The partial collapse of the Unesco World Heritage site House of Wonders or Beit al Ajaib in Stone Town, Zanzibar on Friday, has evoked a sense of loss and regret from the Omani authorities as well the Unesco.
Owing to its long history of relations and shared culture and heritage with Zanzibar, Oman has committed to renovate Beit al Ajaib in response to the Royal Orders of the Late His Majesty Sultan Qaboos at a cost of RO5,931,770. A section of the House of Wonders, a landmark building dating back to 1883, which was undergoing renovations, collapsed on Friday.
The sultanate, represented by the Ministry of Heritage and Tourism, in a statement expressed regret over the loss.
‘The Ministry of Heritage and Tourism, with regret, has followed up the partial collapse of the House of Wonders in Zanzibar and hopes that, as the funding body for the comprehensive restoration, maintenance and rehabilitation project, a team will be formed from all concerned parties to find out the causes and determine the urgent and necessary measures to preserve and protect the building,’ the official statement said.
The ministry added that it had previously carried out the necessary strengthening process of the building before the comprehensive restoration began.
The ministry also issued a statement regarding false information being circulated on social media that the collapse took place after the restoration.
‘The truth is that the restoration work was not completed, but stopped since the beginning of the year due to the pandemic. The damage would have been greater had it not been for the reinforcement process that was already carried out.’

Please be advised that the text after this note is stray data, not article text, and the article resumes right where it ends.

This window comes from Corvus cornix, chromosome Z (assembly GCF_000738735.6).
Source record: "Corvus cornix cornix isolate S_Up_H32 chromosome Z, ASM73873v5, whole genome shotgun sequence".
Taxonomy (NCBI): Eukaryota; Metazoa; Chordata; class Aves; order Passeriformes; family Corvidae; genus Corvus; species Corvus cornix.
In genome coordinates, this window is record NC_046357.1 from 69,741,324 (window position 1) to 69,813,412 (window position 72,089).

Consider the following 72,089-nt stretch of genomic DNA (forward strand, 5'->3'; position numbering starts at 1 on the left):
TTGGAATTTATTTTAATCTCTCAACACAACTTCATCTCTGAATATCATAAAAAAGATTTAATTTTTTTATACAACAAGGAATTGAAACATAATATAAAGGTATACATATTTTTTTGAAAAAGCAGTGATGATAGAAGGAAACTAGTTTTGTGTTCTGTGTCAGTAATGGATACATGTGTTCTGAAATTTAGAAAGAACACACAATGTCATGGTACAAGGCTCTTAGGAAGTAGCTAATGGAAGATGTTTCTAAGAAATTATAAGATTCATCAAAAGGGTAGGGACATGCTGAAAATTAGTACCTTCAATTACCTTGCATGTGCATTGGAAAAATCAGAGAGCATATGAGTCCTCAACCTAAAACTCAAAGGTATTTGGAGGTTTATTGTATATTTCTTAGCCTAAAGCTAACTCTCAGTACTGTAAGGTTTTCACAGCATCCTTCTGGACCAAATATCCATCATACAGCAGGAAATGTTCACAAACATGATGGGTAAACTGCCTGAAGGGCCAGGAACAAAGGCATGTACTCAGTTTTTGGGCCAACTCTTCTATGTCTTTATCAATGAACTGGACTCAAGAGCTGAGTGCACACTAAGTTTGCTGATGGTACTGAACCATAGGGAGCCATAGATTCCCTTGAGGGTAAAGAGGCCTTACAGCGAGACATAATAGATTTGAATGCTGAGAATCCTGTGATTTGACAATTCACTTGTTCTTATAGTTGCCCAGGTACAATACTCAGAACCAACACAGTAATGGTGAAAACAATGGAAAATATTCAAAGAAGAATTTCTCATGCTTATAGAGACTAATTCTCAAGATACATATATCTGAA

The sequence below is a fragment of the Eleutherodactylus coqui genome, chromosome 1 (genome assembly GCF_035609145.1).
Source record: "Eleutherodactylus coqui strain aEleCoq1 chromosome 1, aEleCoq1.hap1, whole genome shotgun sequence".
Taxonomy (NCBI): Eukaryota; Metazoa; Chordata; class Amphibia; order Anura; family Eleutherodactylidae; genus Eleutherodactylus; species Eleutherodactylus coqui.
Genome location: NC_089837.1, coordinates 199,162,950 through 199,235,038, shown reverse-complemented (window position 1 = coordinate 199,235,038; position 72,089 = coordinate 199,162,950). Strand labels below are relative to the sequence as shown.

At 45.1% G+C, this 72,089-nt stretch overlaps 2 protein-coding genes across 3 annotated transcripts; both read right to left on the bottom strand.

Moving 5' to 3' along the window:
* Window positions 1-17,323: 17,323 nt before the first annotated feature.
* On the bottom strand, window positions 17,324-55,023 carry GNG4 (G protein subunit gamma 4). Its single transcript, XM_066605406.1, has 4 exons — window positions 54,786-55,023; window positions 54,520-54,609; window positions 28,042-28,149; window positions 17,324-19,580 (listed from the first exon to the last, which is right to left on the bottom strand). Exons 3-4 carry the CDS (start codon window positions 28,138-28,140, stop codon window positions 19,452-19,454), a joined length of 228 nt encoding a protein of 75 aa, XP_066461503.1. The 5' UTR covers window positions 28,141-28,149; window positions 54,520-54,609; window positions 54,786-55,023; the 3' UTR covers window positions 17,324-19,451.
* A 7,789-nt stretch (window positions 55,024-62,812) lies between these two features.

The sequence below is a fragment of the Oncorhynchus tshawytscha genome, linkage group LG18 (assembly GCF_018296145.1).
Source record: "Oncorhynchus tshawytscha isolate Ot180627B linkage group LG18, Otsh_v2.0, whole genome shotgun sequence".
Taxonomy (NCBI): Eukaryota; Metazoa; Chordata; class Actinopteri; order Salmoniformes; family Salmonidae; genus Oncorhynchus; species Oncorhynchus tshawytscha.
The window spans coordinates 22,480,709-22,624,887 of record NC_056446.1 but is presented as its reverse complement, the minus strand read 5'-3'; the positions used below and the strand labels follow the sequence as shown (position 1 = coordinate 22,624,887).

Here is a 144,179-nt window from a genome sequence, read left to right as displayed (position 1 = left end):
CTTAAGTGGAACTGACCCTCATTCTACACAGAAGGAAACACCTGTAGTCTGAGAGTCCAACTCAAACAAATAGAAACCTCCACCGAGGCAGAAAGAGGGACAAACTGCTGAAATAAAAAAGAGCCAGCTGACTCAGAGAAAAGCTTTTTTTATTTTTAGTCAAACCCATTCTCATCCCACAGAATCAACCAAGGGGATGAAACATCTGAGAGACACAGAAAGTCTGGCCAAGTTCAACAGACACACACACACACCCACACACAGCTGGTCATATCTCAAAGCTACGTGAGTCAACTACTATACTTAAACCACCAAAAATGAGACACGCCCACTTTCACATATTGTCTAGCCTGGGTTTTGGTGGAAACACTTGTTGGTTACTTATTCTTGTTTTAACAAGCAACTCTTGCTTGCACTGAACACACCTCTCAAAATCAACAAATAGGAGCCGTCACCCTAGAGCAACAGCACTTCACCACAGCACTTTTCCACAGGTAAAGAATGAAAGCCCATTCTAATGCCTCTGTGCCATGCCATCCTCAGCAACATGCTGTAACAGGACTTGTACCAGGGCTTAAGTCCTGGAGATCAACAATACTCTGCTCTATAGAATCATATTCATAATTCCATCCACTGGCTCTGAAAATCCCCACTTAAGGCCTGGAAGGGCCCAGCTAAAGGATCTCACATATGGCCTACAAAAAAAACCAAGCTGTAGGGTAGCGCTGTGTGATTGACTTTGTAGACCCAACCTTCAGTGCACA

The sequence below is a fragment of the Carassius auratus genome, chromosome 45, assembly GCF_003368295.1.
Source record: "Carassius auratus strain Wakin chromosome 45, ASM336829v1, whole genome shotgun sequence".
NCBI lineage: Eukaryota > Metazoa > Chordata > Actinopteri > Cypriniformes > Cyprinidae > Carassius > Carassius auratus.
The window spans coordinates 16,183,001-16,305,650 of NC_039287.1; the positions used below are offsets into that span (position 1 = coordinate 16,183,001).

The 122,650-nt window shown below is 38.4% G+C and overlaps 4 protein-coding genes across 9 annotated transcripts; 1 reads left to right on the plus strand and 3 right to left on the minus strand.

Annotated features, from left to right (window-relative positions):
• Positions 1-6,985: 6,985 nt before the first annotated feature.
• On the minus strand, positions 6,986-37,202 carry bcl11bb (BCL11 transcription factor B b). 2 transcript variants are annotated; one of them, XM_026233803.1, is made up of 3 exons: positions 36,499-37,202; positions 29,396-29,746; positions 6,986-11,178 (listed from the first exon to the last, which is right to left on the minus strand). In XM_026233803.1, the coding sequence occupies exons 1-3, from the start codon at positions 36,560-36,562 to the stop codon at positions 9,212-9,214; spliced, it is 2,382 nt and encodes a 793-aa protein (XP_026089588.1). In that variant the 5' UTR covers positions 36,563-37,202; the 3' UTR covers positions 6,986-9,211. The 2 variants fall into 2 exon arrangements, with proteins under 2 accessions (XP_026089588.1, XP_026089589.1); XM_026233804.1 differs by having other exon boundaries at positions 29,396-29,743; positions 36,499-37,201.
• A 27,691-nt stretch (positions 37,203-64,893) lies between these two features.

Following the news of the collapse, Mechtild Rössler, director of the Unesco World Heritage Centre, joined the people of Zanzibar, and the United Republic of Tanzania in general to mourn this sudden and significant loss, a statement from Unesco said.
‘The House of Wonders is one of the outstanding monuments in the Stone Town of Zanzibar (United Republic of Tanzania),’ Unesco stated.
“We are in contact with the Stone Town Conservation and Development Authority which is currently carrying out a rescue operation and will soon be starting a preliminary assessment of the damage caused by the collapse,” said Mechtild.
“We have confidence that the authorities will carry out the necessary emergency actions and assessments to understand the causes of this damage and propose solutions to safeguard this monument which is an essential component contributing to the ‘Outstanding Universal Value’ of the site. Unesco stands ready to support the ongoing efforts and we are with the United Republic of Tanzania in facing this disaster.”
Earlier this month, a team from Oman, led by Eng Ibrahim bin Saeed al Kharusi, Undersecretary at the Ministry of Heritage and Tourism, visited the site for inspection. The Stone Town of Zanzibar is an outstanding example of the Swahili coastal trading towns of East Africa.
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